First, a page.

But, my running partner assured me everything would be fine. She would be by my side during the race. She might run ahead of me toward the end of the race, but she too was feeling nervous about the hilly course and humid weather.
|Thumbs up for rest and recovery.|
|My bib number.|
I spent most of Friday night icing my foot, laying on the couch and tweeting. The amount of love from my Twitter family and fellow runners blew me away. I went to bed smiling - re-reading all of the kind words from the beautiful #PerfectStrangers, fellow runners (Paul), my amazing coworkers Chad and JD, and lovely friends Britt, Ann and Heather. It doesn't matter if it's your first or 30th race, reading good luck messages and inspiration never gets old!
The Big Day
I woke up late on Saturday morning. I felt frantic as I rushed to get ready, eat breakfast and stretch.
|Check out Bandit photo bombing the picture in the corner.|
At least he is cheering us on!
He proudly told everyone he had completed the Indy Mini Marathon just two weeks before. He said his daughter emailed me him article saying if you run two half marathons in two weeks or less, then you could become part of a group called "Half-Fantatics" - Yup, I adored everything about him and wasted no time getting to know more about him.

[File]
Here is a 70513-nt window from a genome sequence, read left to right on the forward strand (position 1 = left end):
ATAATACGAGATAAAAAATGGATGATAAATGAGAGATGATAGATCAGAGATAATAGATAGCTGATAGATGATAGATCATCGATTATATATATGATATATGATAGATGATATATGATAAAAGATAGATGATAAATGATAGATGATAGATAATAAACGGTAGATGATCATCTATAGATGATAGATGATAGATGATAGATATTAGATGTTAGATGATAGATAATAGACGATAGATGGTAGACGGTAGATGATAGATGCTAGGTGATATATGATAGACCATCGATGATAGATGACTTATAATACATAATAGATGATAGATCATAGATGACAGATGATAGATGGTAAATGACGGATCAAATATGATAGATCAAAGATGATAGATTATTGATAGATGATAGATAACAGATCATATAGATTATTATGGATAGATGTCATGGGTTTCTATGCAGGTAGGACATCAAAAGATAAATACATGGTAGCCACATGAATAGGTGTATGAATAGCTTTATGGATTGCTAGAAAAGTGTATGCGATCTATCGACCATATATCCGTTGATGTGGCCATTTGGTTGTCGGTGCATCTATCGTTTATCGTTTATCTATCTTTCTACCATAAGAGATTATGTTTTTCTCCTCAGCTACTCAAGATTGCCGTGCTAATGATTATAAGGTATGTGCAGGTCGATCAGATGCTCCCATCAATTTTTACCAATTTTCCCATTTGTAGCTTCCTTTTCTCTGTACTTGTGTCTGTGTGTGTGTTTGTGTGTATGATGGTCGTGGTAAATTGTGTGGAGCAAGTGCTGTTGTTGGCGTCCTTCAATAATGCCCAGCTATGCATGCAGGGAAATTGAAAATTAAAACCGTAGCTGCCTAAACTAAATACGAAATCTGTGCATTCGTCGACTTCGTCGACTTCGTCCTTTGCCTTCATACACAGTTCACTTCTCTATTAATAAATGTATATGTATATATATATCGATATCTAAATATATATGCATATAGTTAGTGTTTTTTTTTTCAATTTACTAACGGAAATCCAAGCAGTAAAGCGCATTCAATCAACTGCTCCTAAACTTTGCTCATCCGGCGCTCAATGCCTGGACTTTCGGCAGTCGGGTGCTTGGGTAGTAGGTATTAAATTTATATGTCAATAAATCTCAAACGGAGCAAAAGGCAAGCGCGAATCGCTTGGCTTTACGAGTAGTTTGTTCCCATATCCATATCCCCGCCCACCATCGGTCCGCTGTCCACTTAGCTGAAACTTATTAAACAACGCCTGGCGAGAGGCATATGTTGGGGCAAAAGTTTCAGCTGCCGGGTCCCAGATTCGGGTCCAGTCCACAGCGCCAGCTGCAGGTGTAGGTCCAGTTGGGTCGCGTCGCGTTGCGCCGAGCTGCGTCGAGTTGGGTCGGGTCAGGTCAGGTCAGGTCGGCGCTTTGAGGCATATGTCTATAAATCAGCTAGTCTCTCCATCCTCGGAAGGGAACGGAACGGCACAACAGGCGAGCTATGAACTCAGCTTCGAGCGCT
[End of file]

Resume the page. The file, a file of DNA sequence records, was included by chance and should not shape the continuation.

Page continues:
"So, are you meeting anyone here?" I asked him,
"Yeah, the finish line!" he said back.
"I like your attitude," I said.
We chatted about his goals and expectations for the race and then we parted ways. I was hoping I would meet him with later or see him during the race, but our paths never crossed again. My only hope is that he is proudly a member of his new group.
Before the race started, I ran into my first half marathon running buddy.
|Britt looking amazing before her third half marathon.|
Spoiler alert: She got a PR by nearly 40 minutes.
|And we're off!|
The race started and I was feeling great. It was really humid and hot, but I decided not to focus on the weather.
Sabrina was running at a quicker pace than me right from the beginning.
She yelled back to me, "Come on, Ash!"
But she was running too quickly for me. And I knew I'd burn out early on if I tried to run too fast.
"That's not my pace, Bean!" I yelled up to her.
I was feeling good and confident with my pace. My foot started hurting early on, but it would eventually become numb. And it did.
Sabrina stayed ahead of me for about 10 more minutes and before I knew it, she was gone. With one walking interval, she was out of sight.
Barely a mile into the race, and I was faced with an uneasy realization: